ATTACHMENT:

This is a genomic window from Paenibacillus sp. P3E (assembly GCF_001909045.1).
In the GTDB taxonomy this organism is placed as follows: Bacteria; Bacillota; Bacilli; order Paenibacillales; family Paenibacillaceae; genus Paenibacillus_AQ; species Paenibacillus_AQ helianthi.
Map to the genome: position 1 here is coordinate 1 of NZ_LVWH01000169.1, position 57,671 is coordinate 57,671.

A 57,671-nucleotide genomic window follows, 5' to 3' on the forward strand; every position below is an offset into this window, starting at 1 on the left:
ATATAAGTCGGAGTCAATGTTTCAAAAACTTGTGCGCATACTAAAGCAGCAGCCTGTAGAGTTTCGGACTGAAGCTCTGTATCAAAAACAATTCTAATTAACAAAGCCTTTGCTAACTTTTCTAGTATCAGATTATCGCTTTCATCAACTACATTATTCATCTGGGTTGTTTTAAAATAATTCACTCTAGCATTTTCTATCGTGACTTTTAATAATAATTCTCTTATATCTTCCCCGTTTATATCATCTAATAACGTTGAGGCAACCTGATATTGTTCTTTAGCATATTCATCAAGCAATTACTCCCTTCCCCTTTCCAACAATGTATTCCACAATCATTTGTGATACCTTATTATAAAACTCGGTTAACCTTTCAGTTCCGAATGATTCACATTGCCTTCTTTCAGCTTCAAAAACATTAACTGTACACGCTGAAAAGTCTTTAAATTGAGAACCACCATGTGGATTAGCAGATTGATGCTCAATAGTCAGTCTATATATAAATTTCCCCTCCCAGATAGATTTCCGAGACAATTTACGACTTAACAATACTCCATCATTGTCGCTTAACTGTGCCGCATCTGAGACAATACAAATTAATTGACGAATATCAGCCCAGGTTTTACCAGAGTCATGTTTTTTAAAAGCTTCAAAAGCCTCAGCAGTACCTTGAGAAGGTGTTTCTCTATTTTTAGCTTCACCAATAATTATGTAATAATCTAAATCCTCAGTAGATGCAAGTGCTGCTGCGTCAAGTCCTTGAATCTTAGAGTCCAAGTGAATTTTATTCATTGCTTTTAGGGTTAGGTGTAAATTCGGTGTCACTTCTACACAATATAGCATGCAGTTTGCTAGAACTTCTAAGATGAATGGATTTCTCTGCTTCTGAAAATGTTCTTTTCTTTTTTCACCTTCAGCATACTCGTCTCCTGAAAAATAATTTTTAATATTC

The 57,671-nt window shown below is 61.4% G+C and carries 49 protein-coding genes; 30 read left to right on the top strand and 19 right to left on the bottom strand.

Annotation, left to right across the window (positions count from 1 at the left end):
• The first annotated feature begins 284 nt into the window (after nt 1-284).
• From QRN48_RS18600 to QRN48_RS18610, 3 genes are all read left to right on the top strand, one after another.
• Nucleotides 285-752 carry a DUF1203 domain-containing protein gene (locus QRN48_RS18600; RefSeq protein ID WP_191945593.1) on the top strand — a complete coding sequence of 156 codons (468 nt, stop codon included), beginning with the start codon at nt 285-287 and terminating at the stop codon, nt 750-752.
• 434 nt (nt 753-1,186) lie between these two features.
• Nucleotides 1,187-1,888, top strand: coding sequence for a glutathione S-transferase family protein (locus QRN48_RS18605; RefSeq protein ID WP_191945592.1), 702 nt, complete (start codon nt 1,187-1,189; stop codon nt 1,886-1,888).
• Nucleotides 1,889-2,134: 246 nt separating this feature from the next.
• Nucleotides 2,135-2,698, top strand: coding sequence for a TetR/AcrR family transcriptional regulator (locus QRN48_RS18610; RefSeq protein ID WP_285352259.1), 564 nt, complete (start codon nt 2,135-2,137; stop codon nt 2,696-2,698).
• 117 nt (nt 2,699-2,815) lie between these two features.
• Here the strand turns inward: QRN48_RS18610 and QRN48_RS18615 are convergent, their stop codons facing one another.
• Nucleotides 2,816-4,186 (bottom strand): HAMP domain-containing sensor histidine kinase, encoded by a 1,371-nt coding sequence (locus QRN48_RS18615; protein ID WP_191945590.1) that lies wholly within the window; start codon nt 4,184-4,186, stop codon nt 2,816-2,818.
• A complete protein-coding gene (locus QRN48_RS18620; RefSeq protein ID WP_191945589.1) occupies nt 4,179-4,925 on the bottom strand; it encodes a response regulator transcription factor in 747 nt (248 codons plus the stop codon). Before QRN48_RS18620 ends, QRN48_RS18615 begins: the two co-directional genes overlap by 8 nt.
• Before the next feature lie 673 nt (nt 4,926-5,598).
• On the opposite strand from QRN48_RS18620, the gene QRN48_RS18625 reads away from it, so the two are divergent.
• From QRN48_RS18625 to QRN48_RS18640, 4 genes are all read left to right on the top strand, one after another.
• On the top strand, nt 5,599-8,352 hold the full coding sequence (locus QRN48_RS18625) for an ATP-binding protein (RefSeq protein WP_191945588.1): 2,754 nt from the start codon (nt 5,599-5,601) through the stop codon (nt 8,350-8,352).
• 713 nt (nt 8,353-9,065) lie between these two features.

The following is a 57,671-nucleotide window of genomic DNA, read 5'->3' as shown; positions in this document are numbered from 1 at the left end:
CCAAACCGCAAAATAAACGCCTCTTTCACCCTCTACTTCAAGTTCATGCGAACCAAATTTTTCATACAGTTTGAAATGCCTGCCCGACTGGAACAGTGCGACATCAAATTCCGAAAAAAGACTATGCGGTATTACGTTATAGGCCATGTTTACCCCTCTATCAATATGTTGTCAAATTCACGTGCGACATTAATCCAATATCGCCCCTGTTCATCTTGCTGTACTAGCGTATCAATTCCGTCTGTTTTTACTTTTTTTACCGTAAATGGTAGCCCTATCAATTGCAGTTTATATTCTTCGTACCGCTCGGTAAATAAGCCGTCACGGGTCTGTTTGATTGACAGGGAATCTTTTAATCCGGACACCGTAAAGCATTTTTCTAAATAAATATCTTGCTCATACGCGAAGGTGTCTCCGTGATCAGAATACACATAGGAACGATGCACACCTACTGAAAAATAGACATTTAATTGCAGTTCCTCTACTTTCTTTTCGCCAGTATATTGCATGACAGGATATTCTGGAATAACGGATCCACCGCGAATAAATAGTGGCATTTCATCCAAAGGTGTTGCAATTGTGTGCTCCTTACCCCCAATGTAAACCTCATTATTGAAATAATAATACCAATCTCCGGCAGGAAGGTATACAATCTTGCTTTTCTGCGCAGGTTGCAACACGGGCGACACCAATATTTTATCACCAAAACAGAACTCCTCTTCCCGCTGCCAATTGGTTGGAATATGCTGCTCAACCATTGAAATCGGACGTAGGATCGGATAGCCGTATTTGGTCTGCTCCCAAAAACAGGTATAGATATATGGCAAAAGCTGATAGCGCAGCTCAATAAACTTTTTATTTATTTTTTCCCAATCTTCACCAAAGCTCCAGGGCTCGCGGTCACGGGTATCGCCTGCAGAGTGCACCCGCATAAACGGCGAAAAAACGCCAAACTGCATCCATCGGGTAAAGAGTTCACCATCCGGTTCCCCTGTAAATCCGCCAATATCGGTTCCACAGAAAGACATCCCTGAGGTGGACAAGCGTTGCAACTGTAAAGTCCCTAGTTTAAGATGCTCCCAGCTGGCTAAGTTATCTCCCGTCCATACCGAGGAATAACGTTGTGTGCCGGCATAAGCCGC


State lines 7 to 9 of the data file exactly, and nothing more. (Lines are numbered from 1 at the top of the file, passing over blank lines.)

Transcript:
Annotation, left to right across the window (positions count from 1 at the left end):
• The first annotated feature begins 284 nt into the window (after nt 1-284).
• From QRN48_RS18600 to QRN48_RS18610, 3 genes are all read left to right on the top strand, one after another.